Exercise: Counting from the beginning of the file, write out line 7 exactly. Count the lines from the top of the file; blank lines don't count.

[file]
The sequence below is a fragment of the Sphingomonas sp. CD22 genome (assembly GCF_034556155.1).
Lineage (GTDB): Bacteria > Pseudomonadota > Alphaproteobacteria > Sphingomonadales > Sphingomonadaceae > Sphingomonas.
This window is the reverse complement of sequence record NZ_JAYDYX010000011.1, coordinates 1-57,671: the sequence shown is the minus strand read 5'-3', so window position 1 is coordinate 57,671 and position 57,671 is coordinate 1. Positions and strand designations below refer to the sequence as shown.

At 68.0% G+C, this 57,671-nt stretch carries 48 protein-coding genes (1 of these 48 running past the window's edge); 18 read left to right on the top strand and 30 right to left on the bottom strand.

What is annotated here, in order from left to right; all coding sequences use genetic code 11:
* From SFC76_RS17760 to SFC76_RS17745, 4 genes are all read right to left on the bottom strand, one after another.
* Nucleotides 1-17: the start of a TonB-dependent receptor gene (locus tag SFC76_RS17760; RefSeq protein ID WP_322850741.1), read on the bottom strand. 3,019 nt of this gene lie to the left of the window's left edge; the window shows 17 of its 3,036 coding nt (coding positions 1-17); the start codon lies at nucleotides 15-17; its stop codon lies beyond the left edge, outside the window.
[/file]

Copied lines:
* Nucleotides 1-17: the start of a TonB-dependent receptor gene (locus tag SFC76_RS17760; RefSeq protein ID WP_322850741.1), read on the bottom strand. 3,019 nt of this gene lie to the left of the window's left edge; the window shows 17 of its 3,036 coding nt (coding positions 1-17); the start codon lies at nucleotides 15-17; its stop codon lies beyond the left edge, outside the window.